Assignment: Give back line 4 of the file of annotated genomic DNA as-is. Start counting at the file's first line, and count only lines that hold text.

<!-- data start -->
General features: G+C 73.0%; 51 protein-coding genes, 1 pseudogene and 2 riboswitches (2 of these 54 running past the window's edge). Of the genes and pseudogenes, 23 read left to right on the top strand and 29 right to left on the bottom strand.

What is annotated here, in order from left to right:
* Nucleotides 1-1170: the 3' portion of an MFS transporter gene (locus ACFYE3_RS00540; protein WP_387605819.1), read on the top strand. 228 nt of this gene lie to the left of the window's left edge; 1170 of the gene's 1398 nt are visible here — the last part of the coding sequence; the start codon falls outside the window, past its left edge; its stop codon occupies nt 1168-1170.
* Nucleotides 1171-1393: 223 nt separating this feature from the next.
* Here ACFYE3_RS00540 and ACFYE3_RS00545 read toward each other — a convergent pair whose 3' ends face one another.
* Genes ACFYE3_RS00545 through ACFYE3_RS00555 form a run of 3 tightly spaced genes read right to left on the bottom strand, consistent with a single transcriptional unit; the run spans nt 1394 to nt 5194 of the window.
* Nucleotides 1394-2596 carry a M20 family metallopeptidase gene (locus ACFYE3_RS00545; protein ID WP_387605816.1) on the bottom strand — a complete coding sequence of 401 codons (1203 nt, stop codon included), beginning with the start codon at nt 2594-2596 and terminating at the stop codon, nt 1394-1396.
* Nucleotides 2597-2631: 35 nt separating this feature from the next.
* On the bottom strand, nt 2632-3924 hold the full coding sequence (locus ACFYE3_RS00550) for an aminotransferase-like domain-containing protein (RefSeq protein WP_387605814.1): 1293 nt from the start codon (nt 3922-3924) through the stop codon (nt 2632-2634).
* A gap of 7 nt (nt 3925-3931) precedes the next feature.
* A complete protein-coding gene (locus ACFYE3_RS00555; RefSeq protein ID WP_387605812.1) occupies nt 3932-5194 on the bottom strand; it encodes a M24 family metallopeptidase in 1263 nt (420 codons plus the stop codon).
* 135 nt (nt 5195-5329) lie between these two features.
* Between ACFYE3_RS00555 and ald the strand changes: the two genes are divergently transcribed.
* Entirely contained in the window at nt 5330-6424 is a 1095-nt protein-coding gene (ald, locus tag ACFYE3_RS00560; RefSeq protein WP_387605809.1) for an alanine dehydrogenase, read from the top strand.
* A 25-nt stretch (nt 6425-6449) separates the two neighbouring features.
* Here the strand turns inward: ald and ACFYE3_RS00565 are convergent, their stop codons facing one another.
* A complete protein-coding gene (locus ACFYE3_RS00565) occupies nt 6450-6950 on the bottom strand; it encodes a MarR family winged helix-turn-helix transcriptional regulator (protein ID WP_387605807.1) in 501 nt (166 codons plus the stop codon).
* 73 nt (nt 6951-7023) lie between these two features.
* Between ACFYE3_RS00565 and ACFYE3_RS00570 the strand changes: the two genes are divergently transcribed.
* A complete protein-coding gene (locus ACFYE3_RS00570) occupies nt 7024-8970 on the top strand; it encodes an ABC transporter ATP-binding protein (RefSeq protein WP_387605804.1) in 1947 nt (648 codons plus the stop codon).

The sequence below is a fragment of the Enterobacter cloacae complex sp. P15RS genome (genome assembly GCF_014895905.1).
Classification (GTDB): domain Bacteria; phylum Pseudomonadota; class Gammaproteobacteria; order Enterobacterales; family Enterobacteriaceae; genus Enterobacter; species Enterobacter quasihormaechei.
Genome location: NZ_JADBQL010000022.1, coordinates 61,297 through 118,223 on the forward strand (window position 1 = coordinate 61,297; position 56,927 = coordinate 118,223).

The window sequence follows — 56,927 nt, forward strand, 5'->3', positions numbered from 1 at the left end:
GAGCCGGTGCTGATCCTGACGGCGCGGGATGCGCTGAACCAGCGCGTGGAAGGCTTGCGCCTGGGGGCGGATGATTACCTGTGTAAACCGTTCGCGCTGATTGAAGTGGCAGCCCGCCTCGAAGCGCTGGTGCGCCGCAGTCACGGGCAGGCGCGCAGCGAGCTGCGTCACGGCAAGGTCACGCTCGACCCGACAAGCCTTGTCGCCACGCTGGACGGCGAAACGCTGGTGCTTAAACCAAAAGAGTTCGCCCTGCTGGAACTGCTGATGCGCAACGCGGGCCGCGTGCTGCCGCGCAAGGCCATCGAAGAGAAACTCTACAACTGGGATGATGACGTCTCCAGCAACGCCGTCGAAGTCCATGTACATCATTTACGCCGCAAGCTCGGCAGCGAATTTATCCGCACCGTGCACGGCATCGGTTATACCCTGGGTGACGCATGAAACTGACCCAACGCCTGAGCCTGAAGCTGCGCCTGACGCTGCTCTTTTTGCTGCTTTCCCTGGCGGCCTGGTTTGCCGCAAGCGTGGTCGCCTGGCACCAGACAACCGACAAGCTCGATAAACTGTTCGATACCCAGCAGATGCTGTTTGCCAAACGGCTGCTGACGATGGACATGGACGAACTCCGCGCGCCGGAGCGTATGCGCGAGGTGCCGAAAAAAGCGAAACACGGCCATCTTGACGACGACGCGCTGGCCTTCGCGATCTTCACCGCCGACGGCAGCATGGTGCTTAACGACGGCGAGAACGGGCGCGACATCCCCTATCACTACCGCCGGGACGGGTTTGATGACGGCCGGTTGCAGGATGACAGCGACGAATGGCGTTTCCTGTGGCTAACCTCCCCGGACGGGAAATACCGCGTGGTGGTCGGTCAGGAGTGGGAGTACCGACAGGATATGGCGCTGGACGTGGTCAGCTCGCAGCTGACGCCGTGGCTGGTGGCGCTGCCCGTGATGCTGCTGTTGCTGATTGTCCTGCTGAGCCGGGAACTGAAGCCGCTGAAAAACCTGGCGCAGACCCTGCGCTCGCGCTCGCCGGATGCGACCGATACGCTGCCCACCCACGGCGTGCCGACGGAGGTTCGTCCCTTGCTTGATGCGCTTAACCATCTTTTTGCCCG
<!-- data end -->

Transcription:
* Nucleotides 1171-1393: 223 nt separating this feature from the next.